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Old 08-10-2012, 04:25 PM   #1
swallace
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Default Need pond pump recomendations for use with Therminator

Hello brewers,

I'm trying to figure out which pump to buy to circulate cold water through my Blichmann Therminator. I'm not really sure of the science behind flow rates, but I've read that a higher GPH flow, isn't necessarily optimal.

2 pumps I'm looking at in particular are:
92 GPH http://www.harborfreight.com/92-gph-...ump-68389.html

200 GPH http://www.harborfreight.com/200-gph...ump-68372.html

Does anyone have any advice on which to use? or other recommendations, but these 2 are inexpensive.

5 gallon batches, wort will be gravity fed at least for now.

Thanks!


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Old 08-10-2012, 04:43 PM   #2
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The 200 is on sale for the same price as the 95. No brainier there. More flow=faster cooling.

As for efficiency, there's tons of debate but it's all about what you want. Lower flow will use less water while chilling, higher flow will chill faster. That's a generalization because every setup is different, but you get the idea.


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Old 08-10-2012, 04:47 PM   #3
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Manual - http://www.blichmannengineering.com/...0Manual-V8.pdf

From the Notes on Southern Climates
"A good rule of thumb (assuming 5gpm of water flow) is that the TherminatorTM
will chill about 3-5oF above the cooling water temperature at moderate wort flow rates (about -1gpm),
and about 10oF above the cooling water temperature at higher wort flow rates (about 1.5-2 gpm)."

Based off of that, I'm assuming that they expect a 5gpm flow rate from a hose bib. I just got a therminator for doing A.G. and have been really happy with it, however I do run a pre-coil sitting in an ice bath to chill down the cooling water, as I'm in Florida and the tap isn't cold enough to chill it.

If a 200gph pump is divided by 60 minutes, you get 3.33gpm pump, which isn't the 5gpm that Blichmann assumes. You may be able to squeak by if you set the pump into a cooler in an ice bath to get much colder cooling water temps, but do not re-circulate the hot water back into the cooler. I did that with a coil and small pump in the kitchen, as my faucet doesn't accommodate fittings, and putting the hot water back in slowed the whole cooling process considerably.
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Old 08-10-2012, 05:06 PM   #4
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+1 Don't put your exit water back into the ice water until it gets down to the tempurature of your tap water. If you need to add more tap water to the ice bath, that would melt the ice less. After that point it's more efficient to recirculate.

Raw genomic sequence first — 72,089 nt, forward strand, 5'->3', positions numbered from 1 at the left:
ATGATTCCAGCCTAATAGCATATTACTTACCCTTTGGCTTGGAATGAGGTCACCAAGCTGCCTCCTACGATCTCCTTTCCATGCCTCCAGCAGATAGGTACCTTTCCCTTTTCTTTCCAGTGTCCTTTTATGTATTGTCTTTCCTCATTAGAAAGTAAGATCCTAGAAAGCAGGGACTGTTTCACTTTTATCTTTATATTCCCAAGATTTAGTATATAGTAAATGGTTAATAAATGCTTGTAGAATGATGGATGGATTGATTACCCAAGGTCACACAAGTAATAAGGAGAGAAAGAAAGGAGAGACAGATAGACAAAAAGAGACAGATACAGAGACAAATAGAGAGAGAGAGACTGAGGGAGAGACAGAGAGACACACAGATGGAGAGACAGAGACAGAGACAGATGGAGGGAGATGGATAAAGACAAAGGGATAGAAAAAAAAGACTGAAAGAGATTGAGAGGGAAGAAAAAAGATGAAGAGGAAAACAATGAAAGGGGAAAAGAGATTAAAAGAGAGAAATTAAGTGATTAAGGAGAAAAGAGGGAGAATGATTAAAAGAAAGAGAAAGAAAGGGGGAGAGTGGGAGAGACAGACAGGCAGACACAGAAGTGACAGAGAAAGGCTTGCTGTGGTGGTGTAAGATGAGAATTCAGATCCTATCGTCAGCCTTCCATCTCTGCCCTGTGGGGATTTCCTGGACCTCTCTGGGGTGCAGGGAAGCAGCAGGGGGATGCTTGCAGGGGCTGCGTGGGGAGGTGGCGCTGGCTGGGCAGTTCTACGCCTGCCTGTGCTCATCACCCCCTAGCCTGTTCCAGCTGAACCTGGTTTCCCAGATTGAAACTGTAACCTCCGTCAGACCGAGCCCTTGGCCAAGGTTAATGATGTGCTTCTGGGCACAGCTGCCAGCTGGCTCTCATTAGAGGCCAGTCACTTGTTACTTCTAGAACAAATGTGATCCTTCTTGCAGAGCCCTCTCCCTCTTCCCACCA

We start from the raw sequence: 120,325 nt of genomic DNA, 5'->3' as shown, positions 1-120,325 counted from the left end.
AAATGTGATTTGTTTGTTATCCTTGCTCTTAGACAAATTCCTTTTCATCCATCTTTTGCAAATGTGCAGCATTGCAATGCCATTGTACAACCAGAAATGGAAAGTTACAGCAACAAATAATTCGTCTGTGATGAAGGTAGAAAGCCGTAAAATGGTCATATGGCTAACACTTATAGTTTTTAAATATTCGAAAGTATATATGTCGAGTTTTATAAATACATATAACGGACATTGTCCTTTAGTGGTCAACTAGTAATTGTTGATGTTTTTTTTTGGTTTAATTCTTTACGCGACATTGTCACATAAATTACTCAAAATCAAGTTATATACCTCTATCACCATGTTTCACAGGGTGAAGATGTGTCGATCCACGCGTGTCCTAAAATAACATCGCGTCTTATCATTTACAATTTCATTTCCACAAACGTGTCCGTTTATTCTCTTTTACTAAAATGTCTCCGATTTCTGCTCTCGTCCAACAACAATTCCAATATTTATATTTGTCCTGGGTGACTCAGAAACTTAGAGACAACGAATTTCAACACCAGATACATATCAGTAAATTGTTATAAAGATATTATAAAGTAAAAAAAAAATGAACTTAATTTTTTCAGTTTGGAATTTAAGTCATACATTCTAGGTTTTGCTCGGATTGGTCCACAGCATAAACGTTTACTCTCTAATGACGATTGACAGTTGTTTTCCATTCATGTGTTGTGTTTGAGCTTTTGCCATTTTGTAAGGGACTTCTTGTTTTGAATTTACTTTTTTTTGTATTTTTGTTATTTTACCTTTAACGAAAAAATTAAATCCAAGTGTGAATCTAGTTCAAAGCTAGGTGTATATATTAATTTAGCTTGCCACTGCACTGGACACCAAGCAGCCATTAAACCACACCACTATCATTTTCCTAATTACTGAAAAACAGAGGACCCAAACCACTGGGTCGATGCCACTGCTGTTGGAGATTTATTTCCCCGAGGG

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Old 08-10-2012, 05:12 PM   #5
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I dont think either pump is good enough.

A pump may lose a great deal of power as it pushes the liquid above its level.
Even their more expensive Harbor Freight 260 GPH drops off a bit if its sitting in a cooler, and the intake is 2 feet above it.


Instead try this:
http://www.amazon.com/gp/product/B00...o_cart_title_2
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Old 08-13-2012, 04:11 PM   #6
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I use a pump rated at 950 g/hr, but it pushes much less than that (probably less than 100 g/hr) due to the 50ft of chiller line. I don't think the height has much to do with it because the head pressure due to the height is regained when the return line goes all the way back down to the icewater bucket.
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Old 08-13-2012, 04:40 PM   #7
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I really don't think that a pond pump will have enough "guts" to push through a Blichman. I use a therminator, and using my well water pump, I see a fairly obvious water throughput change when comparing an open hose vs the water output of the Blichman.

I can cool 10.5 gallons down to 72-73F in about 20 minutes (+/-) with my well water that's at apx 68-69F.

Here's how it was playing out on Saturday:


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Old 10-25-2012, 02:08 PM   #8
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After using a number of pumps from small "pond pumps" like in the links above (useless) to the current 1/2HP submersible from Harbor Freight, I can definitely tell you that bigger is better and the little pond pumps are not efficient and don't have the power to push through hoses and chillers of any type. Regardless of the rated GPH, it's like asking a olympic sprinter to take the place of the weightlifter, it just doesn't work for what we need. You need to have the water go through at high volume enough to take away the maximum heat the chiller can exchange, if you don't, you are simply wasting the capacity of your chiller.

Get at least a 1/4hp submersible, and there is no reason why a 1hp isn't fine if you find it cheap for some reason. Just don't go small.


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